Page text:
NGL Messaging App Banned for Under 18s

NGL Messaging App Banned for Under 18s

Adriana Silva
3 min read

NGL App Faces Restrictions on Teen Users

NGL, the anonymous messaging app, has announced it will no longer be available to users under the age of 18. This decision follows an agreement with the Federal Trade Commission (FTC) and the Los Angeles District Attorney’s Office, aimed at enhancing the privacy and safety of minors. This development is part of a broader initiative to regulate applications that potentially threaten the well-being of young users.

NGL faced multiple allegations, including misleading young users into purchasing the app by sending fake messages, creating the illusion of real human interaction. Despite a weekly fee of $9.99, users did not receive the promised content, only vague indications of the message senders. Furthermore, NGL falsely claimed to have AI tools to filter negative content such as cyberbullying. The app became associated with bullying, with some users reporting self-harm and suicide attempts linked to its negative influence. Additionally, NGL violated the Children’s Online Privacy Protection Act (COPPA) by failing to obtain parental consent for users under 13. As part of the settlement, NGL must pay a $5 million penalty and cease offering the app to minors. The app's founders believe this agreement will lead to improvements and set a standard for similar applications.

The FTC unanimously supported the complaint and settlement, although two Republican commissioners noted that this case should not be seen as a ban on all anonymous messaging apps for teenagers. They acknowledged the potential benefits of anonymity, such as protection from online harassment and the encouragement to seek help. Users under 18 will no longer have access to NGL, emphasizing the importance of prioritizing safety in the use of technology. Further updates on this story will follow.

Key Takeaways

  • NGL app banned for users under 18 due to FTC settlement.
  • App tricked teens into paid subscriptions with fake messages.
  • Cyberbullying rampant, despite AI moderation claims.
  • NGL violated COPPA by not obtaining parental consent for under-13s.
  • $5 million settlement includes age-gating and data deletion policies.


The settlement between NGL and the FTC, along with the LA DA's Office, has significant implications for investors and competitors, reshaping the anonymous messaging market. The $5 million penalty underscores regulatory scrutiny on tech privacy and safety. In the short term, NGL faces reputational harm and user attrition, while in the long run, the ban sets a precedent for application moderation and age restrictions. This could lead to stricter industry standards and increased compliance costs.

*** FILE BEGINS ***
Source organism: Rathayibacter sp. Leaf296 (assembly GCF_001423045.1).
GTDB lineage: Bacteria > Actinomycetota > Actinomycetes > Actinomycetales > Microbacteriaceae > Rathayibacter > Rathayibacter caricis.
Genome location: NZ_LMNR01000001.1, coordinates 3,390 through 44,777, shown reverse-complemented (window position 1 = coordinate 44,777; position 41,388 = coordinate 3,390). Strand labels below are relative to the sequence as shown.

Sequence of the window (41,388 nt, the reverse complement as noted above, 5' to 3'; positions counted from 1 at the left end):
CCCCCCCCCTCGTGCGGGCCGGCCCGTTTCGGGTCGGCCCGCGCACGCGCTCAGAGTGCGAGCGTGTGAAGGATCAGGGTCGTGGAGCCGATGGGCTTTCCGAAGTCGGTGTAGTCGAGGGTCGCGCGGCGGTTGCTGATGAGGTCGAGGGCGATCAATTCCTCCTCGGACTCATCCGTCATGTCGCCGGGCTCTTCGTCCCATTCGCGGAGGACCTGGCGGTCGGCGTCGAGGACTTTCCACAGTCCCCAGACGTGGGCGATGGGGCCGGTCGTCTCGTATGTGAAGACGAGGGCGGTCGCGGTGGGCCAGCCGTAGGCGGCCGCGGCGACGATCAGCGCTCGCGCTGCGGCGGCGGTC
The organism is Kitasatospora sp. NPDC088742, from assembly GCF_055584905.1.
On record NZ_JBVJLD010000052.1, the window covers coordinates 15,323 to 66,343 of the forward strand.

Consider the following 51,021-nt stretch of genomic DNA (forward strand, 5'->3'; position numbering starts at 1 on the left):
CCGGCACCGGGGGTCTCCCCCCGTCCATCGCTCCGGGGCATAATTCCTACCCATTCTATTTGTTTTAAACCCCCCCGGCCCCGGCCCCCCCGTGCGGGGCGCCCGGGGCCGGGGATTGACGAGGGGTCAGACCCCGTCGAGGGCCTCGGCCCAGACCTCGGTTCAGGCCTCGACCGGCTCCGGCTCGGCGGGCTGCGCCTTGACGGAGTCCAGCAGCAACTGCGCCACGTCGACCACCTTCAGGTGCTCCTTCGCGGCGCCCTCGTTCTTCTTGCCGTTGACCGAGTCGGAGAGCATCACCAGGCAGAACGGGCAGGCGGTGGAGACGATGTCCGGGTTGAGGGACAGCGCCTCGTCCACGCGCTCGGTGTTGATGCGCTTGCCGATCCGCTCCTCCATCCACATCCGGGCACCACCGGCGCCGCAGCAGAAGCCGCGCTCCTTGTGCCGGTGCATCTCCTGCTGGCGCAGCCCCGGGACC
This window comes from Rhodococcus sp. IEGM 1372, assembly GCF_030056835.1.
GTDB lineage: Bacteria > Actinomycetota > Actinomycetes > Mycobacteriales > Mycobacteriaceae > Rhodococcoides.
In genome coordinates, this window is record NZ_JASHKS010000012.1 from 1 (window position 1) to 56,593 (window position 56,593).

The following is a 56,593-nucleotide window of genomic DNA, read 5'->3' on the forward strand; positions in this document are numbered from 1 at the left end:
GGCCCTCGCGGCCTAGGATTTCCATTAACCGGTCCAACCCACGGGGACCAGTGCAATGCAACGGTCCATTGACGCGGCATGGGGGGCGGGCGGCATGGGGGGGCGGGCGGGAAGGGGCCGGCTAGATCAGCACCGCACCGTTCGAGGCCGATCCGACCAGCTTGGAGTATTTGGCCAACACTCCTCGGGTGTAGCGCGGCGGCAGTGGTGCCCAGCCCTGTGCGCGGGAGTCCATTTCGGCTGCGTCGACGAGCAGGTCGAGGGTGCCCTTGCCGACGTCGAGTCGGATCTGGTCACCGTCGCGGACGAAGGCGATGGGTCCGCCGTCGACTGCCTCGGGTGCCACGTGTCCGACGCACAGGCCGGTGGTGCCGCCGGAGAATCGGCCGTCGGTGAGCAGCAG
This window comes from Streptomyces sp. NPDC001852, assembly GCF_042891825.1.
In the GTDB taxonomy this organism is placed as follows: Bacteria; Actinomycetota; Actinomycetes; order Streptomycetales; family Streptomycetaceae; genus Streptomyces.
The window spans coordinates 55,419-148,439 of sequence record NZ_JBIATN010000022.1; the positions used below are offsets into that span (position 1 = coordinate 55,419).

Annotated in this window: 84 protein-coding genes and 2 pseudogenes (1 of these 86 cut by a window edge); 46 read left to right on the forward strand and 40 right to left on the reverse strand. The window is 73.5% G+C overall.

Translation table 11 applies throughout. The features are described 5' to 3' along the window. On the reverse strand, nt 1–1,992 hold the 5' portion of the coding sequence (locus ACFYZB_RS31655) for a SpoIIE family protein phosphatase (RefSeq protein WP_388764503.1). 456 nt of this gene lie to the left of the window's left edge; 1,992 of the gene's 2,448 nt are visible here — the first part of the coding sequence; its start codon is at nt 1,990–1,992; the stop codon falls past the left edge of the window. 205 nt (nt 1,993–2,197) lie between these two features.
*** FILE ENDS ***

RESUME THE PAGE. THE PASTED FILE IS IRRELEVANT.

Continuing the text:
Did You Know?

  • NGL App Ban for Users Under 18 Due to FTC Settlement
    • The NGL app has been banned for users under 18 following a settlement with the Federal Trade Commission (FTC) and the Los Angeles District Attorney’s Office. This ban is a result of the app's violations concerning privacy and safety issues targeted at minors. The settlement underscores the FTC's commitment to enforcing regulations that protect children's online privacy and safety, particularly in the context of digital apps and services.
  • App Tricked Teens into Paid Subscriptions with Fake Messages
    • NGL allegedly used deceptive practices to encourage young users to subscribe to their app by sending them fake messages that appeared to be from real people. This tactic was designed to create a sense of popularity and engagement, prompting users to pay up to $9.99 a week for access. However, the paid service did not deliver the promised interactions, leading to consumer fraud allegations.
  • Cyberbullying Rampant, Despite AI Moderation Claims
    • Despite claims of employing AI tools to filter out harmful content like cyberbullying, the NGL app was found to be a platform where bullying was prevalent. This discrepancy between the app's claims and its actual performance highlights the challenges in effectively moderating user-generated content, especially in anonymous messaging environments. It also raises questions about the reliability and effectiveness of AI in content moderation for social platforms.

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